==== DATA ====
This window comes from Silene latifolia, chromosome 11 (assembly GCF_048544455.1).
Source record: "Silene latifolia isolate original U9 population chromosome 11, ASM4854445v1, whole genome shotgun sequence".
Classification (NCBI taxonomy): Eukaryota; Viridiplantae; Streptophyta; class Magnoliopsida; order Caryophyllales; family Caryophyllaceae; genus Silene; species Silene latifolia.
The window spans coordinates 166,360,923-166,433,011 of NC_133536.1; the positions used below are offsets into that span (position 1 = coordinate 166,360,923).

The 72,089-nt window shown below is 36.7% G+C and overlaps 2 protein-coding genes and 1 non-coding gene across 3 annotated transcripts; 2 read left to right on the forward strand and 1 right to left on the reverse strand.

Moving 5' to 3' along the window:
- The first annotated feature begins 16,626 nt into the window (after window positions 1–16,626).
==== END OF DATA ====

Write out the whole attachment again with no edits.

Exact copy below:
This window comes from Silene latifolia, chromosome 11 (assembly GCF_048544455.1).
Source record: "Silene latifolia isolate original U9 population chromosome 11, ASM4854445v1, whole genome shotgun sequence".
Classification (NCBI taxonomy): Eukaryota; Viridiplantae; Streptophyta; class Magnoliopsida; order Caryophyllales; family Caryophyllaceae; genus Silene; species Silene latifolia.
The window spans coordinates 166,360,923-166,433,011 of NC_133536.1; the positions used below are offsets into that span (position 1 = coordinate 166,360,923).

The 72,089-nt window shown below is 36.7% G+C and overlaps 2 protein-coding genes and 1 non-coding gene across 3 annotated transcripts; 2 read left to right on the forward strand and 1 right to left on the reverse strand.

Moving 5' to 3' along the window:
- The first annotated feature begins 16,626 nt into the window (after window positions 1–16,626).